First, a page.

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A surprising peek behind Colorado’s steeplechase success

Aug 1, 2021
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TOKYO – Sunday morning at Olympic Stadium, the most famous female steeplechase runner in America, Emma Coburn, qualified for her third Olympic final. So did her fellow Buff, Val Constien. Two of the three women comprising the U.S. squad in Tokyo are COLORADO alumnae.

“We’ve never stopped having good ones,” said Mark Wetmore, Colorado’s head track coach since 1995. Before Emma, there was Jenny Simpson (2008 Beijing). And before Val, there was Shalaya Kipp (2012 London).

How is it possible that four of the nine women who have represented the U.S. in Olympic steeplechase have been Colorado grads?

“Oh, I don’t know. Maybe they learn from each other,” Wetmore said.

In truth, the Colorado team barely trains for the event.  “Maybe once a week, in the spring months,” Wetmore said.

The world-record holder trains it even less.

Beatrice Chepkoech, 30, set the mark three years ago in Monaco (running 8:44.32) and has considered herself to be a steeplechaser half her life yet the Kenyan told the Pac-12 on Sunday, “I don’t train the jumps. Only when I come to competition.”

Clearly, the steeplechase is quirky, but it is also tremendously difficult. It is a 3000-meter (1.86-mile) running race with 35 interruptions – 28 to get over heavy, 30-inch barriers, and seven to clear the water jumps whose landing pits are 12 feet long and more than two-feet deep at most.

During the rare steeplechase practice at Colorado, Wetmore said athletes might be working on the dry barriers or the water jump.

“The dry barriers are hundreds of pounds and not easily moved,” he said, “and the water jump is firmly fixed into the ground and not at all movable. So the first thing you want is: not to hit it.”

The clearance method isn’t standard and it isn’t always stylish.

“You’re right,” Wetmore said. “People have all different techniques and some are less elegant than others. My advice is: trust what you’re comfortable with and stay with it” – at least for the dry jump.

The water jump, he said, “is complicated – particularly for women because they’re generally shorter have a little bit less ballistic power than men. Everyone lands in the water, it’s just a matter of whether you land in four inches of it or whether you land in a foot-and-a-half. If you land in four inches, then you’re out in a half a step. If you land deep, you’re sloshing and losing time.”

Despite the event’s anything-goes quality, sometimes the coach just has to shake his head. “Every once in a while, we’ll have a one-hour steeple try-out clinic among people on the team and there’ll be somebody who’s disqualified in 30 seconds, for sure,” Wetmore said. “They’re so bad at it that they threaten the health of the people surrounding them and we have to say, ‘Okay, thanks. See ya tomorrow.’”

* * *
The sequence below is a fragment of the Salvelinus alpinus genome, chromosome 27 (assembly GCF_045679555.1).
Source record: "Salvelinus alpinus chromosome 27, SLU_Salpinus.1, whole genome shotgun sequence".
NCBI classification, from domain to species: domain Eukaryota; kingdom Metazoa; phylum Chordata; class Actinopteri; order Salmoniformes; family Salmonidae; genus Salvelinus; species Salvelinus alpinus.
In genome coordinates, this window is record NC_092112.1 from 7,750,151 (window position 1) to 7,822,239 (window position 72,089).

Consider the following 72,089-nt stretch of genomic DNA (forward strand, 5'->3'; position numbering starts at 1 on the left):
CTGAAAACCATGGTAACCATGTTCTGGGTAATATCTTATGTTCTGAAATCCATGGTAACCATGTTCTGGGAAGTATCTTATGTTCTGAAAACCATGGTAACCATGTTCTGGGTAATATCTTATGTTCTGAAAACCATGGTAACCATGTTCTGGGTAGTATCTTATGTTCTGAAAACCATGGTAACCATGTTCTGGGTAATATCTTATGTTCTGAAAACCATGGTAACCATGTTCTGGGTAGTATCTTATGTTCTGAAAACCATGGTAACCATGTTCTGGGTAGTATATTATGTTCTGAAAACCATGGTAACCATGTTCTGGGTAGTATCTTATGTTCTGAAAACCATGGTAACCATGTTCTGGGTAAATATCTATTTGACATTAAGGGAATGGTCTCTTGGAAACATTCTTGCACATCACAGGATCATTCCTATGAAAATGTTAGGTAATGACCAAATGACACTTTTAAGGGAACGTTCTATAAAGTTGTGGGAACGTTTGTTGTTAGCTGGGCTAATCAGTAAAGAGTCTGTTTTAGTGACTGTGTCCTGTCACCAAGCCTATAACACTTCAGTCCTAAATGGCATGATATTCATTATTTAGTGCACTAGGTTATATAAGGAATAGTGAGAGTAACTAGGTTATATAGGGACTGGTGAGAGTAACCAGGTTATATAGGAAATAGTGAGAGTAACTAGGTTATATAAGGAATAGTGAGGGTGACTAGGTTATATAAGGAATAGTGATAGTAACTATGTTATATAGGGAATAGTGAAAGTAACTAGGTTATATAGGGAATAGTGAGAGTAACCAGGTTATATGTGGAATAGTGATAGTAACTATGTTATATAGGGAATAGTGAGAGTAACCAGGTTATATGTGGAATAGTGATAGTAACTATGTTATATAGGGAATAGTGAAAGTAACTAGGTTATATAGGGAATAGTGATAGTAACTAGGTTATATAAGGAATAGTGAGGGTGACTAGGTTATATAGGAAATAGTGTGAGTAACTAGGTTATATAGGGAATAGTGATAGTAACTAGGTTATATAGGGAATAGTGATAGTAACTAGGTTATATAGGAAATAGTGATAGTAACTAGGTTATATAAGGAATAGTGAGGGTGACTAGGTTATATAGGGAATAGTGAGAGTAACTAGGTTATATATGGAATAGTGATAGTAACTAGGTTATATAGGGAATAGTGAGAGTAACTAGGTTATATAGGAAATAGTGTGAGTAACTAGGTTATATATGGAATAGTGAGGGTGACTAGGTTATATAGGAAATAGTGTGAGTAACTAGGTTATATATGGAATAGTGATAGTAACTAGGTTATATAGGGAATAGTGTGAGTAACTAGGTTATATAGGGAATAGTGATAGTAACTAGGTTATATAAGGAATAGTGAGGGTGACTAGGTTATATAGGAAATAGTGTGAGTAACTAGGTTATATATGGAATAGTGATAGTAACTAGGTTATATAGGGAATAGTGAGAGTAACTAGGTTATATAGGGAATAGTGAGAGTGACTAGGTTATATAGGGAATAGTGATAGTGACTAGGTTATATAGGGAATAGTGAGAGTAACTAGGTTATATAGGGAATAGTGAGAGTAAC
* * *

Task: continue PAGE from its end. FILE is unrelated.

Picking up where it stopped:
Truthfully, Wetmore said, “Technical violations in the steeplechase are nearly impossible,” other than missing the water jump. Runners skip the water jump on the first lap, but have to clear it on every subsequent lap. Wetmore has seen people forget it the second time.

“Steeplechasers come in all shapes, sizes, and talent packages,” Wetmore added. None of his Olympic steeplechasers were specialists.

“Emma Coburn was an indoor mile champion,” he said. “Jenny [Simpson] set the collegiate record – which still stands – in the 1,500. None of them trained for steeplechase exclusively.”

A good steeplechaser takes “athleticism, fitness, and a little bit of fearlessness,” Coburn said in New York in 2013, before becoming the 2016 Olympic bronze medalist, 2017 world champion, and 2019 world silver medalist.

“I’ve had to change trajectory in the air because women in front of me have fallen,” she said. “It can’t faze you.”

Wetmore agrees. “The steeplechase is an eventful event,” he said, and because Coburn has made it her professional specialty now, “she’s encountered everything that could happen in the steeplechase, so she’s not surprised, is efficient, and gets the job done.”

As for Constien, 25, who still works out at Colorado, Wetmore said, “She was a good runner for us but not a national titlist. The last two years have been very methodical for her. She works a full-time job and just ran 9:18 [in Eugene, Oregon, on June 24], the sixth fastest American woman ever. It’s a testimony to her work ethic.”

And maybe one more thing.

After fulfilling her goal on Sunday by making the 15-woman final scheduled for Wednesday, Constien said, “Coach Wetmore always says, ‘stay calm, stay calm, stay calm,’ and even though he’s not here, I hear that in the back of my head.”